is t o be t h e Moros; and not,
tolerated
not. There has been no at- pose, because t h e Moro with his kree
tempt on the part of Mr. Waldo or his and hls faculty f o r runnlng amuck constltutesone of thefavoritearguments
subord~natestoimposetheirarbitrary
against grantmg self-government to the
wlll on themanagers
theseenterThe
head-hunter
and
the
prlses.Thematterhasbeentried
out Filipmos.
1 Moro haveneverfalled
t o betrotted
in thecourtsandthedecisionagainst
the films is not police decision, b u t 1 out as proof that the removal of Amerj u d i c ~ a l decision. In a broad
sense,
1 lcan
would mean the handing over
there IS, of course, a censorship by the
of the peaceful population of the islands
Tohce, and it i s exercised upon the citi- torapineandmurder.Butnowwe
zen in everywalk
of life.There
is a r e a d t h a t Mr. Worcester
police censorship on crime and o n pub- believes that, If properly governed through
men who
them-and
with
licnuisances. In a stillbroadersense,
them,
day they ma9 be made lawthe
power Of State
the
is In- abiding
self-respecting citizens of the
voked by Legislatures and courts when
phlllpplne&
it comes toany form of reglilation in Does this mean that the Mindanao dat.
the interests of t h e public welfare. The to on the rampage can expect more S Y m
citizenwhocomplainstothe
pollce of pathy from the present white masters
a nauseating moral exhibition is like of the islands than he wouldreceive
t h e citizenwhowouldcomplaintothe
from the Filipinos themselves? Or does
police of a soap factors next door. The
the sympathetic treatment t h e Mora
police are the primary agents whom the needs take the form of being civilized
communitycalls
in tobring
a public with
Krag?Ineither
case, a native
nuisancebeforetheattention
of the Government at Manila ought to be equal
courts. With public
opinion
against
t o the task. Mr. Shuster, in his admirathem, the p o k e cannot destroy the hbble article in the
points out the
ertles of the cltizen; and what other trishallowness of the Moro argument.A
bunal ean the moral crusaders ask
Fllipinogunboat,equippedwith
a few

3
attitude of sulky resentment is not likely to
this country to terms.

Mr. Andrew Furuseths resignatlon in


a huffrom the London Conference on
Ocean Safety so conErmshisstamp
of
radicalismthat it willinevitablydamage his position upon the Seamens bill.
TheHousewillbemoreinclinedthan
ever toheararguments
pro and
upon a measure which could thus lead
t o a sharpsplitwithaninternationaland-impartla1
body. President
Wilsonhasalreadyexpressed
a wish
that aotion i n Congress may await the
recommendations of t h e Conference on
matters pertinent t o the bill. That this
be done is hlghlydesirable, f o r repeated protestsfromforeignandnative
shipowners have left no doubt that the
bill
requires
amendment.
Its
provisionsforthe
protection of crewsare
now generallyacquiescedin,butcertainclausesrelatingto.thesafety
of
passengers
are
held
exaggerated
and
unreasonably
drastic.
The
report
of
theConference is notlikely t o e r r on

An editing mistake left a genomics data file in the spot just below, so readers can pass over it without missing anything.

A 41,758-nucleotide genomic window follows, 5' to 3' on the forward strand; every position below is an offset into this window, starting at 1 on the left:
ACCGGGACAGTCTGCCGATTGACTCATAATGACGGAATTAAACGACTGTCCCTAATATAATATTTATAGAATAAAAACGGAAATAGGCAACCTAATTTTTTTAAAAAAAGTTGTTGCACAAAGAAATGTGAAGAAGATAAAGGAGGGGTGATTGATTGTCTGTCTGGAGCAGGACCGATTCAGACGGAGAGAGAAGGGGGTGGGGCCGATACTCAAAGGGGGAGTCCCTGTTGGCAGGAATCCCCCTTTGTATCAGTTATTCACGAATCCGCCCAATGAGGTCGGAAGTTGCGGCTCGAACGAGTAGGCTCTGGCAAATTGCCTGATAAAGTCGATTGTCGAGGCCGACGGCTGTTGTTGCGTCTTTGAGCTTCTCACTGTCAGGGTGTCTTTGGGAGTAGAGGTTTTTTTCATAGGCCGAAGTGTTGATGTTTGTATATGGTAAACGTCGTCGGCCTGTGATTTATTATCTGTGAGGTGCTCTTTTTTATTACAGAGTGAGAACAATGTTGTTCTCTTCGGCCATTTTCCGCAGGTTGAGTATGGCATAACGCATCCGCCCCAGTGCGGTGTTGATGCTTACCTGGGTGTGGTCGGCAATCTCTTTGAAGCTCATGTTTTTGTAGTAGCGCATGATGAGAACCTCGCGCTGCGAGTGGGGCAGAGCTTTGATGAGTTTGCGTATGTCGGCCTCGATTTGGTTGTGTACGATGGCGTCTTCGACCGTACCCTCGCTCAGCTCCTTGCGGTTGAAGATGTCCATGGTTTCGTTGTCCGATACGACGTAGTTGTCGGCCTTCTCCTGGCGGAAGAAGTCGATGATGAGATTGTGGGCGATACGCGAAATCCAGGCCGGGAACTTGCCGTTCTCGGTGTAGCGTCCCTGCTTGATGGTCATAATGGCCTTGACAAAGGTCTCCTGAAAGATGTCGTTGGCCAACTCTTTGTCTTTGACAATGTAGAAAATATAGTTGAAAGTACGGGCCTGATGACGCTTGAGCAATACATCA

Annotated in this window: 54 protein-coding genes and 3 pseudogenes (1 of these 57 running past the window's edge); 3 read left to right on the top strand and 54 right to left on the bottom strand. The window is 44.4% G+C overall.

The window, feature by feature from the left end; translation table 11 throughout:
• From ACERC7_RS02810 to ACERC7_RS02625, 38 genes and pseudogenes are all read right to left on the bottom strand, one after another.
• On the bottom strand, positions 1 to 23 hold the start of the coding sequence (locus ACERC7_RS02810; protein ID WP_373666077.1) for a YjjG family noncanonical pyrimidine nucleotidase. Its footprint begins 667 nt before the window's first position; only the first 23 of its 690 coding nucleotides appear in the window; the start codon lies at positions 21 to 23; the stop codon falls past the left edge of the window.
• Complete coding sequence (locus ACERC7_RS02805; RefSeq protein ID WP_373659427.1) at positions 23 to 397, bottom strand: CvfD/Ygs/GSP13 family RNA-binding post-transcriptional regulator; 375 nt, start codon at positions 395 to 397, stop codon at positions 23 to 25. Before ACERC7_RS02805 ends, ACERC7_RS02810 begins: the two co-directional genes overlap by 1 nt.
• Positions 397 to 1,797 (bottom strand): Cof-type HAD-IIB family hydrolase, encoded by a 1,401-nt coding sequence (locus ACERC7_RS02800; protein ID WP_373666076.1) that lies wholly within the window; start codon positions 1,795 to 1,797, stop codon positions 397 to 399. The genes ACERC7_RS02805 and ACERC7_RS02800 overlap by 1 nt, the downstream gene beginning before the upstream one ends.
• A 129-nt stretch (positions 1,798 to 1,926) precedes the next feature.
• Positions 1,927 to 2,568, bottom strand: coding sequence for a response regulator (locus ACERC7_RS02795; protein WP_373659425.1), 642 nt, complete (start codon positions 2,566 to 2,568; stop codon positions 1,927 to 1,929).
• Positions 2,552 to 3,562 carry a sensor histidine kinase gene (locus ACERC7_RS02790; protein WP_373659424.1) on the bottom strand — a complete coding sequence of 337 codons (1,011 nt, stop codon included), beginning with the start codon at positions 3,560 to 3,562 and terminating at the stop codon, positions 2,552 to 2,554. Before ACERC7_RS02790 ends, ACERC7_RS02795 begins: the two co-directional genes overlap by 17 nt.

the side of laxity; it will be expert in
every sense of the word; and a rational
willingness t o be guided by it will not
merelysupportthegeneralmovement
rapid-Erers, would be enough to protect
f
o r internationaluniformityinregulaCant somebody do something, at this the people ofLuZOn agalnst murderous
tions
upontransoceanic
traffic, b u t
happy season, t o cheer up Col Harvey? invasion.
lieve
t
h
e
blll
of
the
charge
that it now
H e is havlng a terrlbly doleful tlme in
violates certam treaty obligations.
t h e North AnLerzcan Revkeao overthe
British Cabinets decision against
slns and shortcomings of President W11- oacial partleipation
England in the
son. Trouble,trouble,andnothingbut
O n his recentvislttoLondon,AnaPanama fair is
by the Libertroubledoeshe
see-the
Constitution al
once t o the
and defended, so far as it is tole France was taken just
subverted,foreignrelationsin
par- defended at all,byConservativenewstheatre. And what does the reader suplous state,businessdepressloualready
papers. This has
beeu t h e usual fate Of pose was the play by which the cultivatupon thecountry,andpollticaldefeat
of
Mr. Asquiths foreign policies
The bit- ed Frenchman was t o gethisidea
f o r the Democratic party impending. We terest
the present state of the English drama?
crlticism
against
Sir
Edward
cant be sure what
is the matter with
Greys policy intheNearand
Middle Why, it was Joseph and His Brethren
Harvey but we have
idea that
East has come
supporters of the Why not? It wasgiven at Sir Herbert
hehaslosthis
old stronggrip on his Ministry, and the Tory London Tzm,es Treestheatre, it has run f o r nobody
theology.Whenonerecalkthetliumcanrecall how manymonths, so why
was for a time regarded as the
phant way In which,only a few short man for Sir Edward. In the matter of not invite the supreme ironistof France
years ago he
it Out that
spirit at this tedious specthe fair the severest indictment against t o soothe
Wilson was foreordained, before the the Government has been formulated by tacle, andfrom
it carryback
an imfoundation of t h e world, to be President the Radical Ghronzcle, which points out pression of the
present
ideals
and
of the United States, it does seem as if with undeniable force the absurdity of achievements of the stage in England?
it might do t h e Colonel good, in this the plea that tl?e British treasury can- Doubtless, M. France is t o o shrewd a
h o u r whenhiscountenancehasfallen
not afford the sum of half million dol- manto be deceived by this stroke of
and his spirit is cast down within him,
lars towards an act of international English hospitality. H e probably knows
if he
Only reach Out and take a courtesywhoseeffect
on Anglo-Ameri- that his experience was very like what
stiff dose of his favorite old family med- can relations could hardly fail to be it would betoaskEdmund
Gosse in
icine, predestination.
beneficial. Conceding the point that E n g Paris to pass ,by the Comedie and the
land has
justiEable grievance against Ch%teletand go over the rivertothe
We read that Dean C. Worcester, ex- us over the question of Panama tolls, it ThebtreClunytojudge
of what the
Secretary of the Interior in the Philip- needs no special acumen to see that an French are doing in the dramatic art.

IL